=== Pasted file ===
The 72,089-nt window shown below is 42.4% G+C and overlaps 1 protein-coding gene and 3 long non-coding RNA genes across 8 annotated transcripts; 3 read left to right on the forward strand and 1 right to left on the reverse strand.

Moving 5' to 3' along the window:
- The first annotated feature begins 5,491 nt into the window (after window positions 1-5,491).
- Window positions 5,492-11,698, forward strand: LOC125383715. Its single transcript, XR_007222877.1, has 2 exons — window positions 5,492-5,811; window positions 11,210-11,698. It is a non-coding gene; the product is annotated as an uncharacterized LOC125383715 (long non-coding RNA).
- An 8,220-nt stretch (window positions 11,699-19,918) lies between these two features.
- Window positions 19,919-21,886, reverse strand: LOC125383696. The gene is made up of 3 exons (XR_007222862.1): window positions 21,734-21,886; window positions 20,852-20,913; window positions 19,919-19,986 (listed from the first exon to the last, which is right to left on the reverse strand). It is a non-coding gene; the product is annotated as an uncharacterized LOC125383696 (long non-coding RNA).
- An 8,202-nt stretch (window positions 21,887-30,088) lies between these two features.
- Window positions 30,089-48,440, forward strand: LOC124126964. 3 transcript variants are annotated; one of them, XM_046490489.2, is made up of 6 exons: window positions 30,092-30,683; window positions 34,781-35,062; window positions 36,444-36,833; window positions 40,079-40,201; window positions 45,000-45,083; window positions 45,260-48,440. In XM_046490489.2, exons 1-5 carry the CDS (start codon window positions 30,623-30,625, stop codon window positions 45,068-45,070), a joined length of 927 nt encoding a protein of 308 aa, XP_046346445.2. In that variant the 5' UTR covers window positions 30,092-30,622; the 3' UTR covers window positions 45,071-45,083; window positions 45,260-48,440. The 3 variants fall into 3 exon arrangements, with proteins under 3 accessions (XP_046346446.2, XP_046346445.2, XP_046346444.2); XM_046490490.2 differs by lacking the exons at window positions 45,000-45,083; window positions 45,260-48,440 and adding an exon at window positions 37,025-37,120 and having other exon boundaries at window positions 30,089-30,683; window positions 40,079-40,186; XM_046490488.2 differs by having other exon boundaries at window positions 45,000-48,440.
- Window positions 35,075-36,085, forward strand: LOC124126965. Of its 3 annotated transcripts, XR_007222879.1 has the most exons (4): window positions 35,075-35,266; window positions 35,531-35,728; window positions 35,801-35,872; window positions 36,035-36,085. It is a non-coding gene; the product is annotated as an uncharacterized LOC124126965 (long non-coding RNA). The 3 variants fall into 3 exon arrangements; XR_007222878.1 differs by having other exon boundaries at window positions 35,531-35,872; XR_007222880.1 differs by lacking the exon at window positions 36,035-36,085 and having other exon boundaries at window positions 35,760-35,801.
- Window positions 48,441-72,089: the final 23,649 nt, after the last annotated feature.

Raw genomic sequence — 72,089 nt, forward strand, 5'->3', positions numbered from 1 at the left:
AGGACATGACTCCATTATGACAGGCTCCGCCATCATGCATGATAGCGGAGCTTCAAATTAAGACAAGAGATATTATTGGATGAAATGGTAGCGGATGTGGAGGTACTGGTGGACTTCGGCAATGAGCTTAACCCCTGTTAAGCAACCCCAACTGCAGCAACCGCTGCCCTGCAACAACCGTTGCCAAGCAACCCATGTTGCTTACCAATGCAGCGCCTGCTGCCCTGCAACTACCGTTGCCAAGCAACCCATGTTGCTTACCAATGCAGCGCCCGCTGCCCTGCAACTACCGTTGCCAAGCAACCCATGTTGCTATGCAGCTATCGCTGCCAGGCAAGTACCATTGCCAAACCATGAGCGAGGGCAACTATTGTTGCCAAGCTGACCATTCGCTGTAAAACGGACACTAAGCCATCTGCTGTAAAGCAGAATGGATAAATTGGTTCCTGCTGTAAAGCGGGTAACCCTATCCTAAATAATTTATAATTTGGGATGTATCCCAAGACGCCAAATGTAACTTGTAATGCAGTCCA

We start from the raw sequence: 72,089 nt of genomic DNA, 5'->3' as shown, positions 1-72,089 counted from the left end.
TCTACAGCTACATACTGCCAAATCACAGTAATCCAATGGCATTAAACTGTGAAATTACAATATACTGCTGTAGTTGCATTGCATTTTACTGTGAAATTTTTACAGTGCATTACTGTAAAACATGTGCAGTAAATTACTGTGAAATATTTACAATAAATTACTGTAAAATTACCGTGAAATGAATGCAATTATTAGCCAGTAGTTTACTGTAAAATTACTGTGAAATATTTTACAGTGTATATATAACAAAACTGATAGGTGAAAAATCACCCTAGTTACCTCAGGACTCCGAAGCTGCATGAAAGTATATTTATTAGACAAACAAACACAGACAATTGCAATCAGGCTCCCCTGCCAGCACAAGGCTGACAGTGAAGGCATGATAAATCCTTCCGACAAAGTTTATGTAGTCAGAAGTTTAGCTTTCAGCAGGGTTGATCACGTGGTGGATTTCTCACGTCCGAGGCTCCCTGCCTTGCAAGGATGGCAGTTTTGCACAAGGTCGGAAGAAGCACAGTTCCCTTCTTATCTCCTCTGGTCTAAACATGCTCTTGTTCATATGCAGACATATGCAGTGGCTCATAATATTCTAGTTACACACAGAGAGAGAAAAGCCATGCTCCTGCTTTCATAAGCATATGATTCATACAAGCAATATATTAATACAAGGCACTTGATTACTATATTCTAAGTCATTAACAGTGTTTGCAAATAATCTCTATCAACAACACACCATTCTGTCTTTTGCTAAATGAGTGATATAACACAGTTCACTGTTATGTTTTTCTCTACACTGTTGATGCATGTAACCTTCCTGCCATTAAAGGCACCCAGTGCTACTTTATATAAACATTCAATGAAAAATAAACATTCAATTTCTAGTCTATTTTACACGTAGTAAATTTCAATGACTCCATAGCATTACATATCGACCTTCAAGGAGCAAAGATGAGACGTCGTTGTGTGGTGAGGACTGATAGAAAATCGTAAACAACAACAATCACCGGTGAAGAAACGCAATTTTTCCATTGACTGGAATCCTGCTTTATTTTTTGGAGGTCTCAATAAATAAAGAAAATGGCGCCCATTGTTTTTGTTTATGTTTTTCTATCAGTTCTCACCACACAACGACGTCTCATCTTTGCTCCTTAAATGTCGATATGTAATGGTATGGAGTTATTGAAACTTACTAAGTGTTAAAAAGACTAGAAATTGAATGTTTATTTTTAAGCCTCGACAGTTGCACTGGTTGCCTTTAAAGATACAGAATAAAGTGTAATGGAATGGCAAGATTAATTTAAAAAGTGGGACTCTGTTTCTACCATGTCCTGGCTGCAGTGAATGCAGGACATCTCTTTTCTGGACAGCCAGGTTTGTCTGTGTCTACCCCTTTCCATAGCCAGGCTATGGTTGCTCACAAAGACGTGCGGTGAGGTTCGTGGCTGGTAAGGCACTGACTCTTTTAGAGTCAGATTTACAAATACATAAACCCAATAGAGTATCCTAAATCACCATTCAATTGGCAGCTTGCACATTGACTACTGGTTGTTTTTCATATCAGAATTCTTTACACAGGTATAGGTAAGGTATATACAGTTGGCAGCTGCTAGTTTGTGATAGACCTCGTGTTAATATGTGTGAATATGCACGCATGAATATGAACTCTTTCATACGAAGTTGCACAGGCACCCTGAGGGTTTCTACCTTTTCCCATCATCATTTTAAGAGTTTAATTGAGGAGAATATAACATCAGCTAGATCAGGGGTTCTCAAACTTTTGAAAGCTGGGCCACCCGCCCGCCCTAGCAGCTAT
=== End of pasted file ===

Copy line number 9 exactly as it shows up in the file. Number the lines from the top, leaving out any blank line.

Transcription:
- Window positions 35,075-36,085, forward strand: LOC124126965. Of its 3 annotated transcripts, XR_007222879.1 has the most exons (4): window positions 35,075-35,266; window positions 35,531-35,728; window positions 35,801-35,872; window positions 36,035-36,085. It is a non-coding gene; the product is annotated as an uncharacterized LOC124126965 (long non-coding RNA). The 3 variants fall into 3 exon arrangements; XR_007222878.1 differs by having other exon boundaries at window positions 35,531-35,872; XR_007222880.1 differs by lacking the exon at window positions 36,035-36,085 and having other exon boundaries at window positions 35,760-35,801.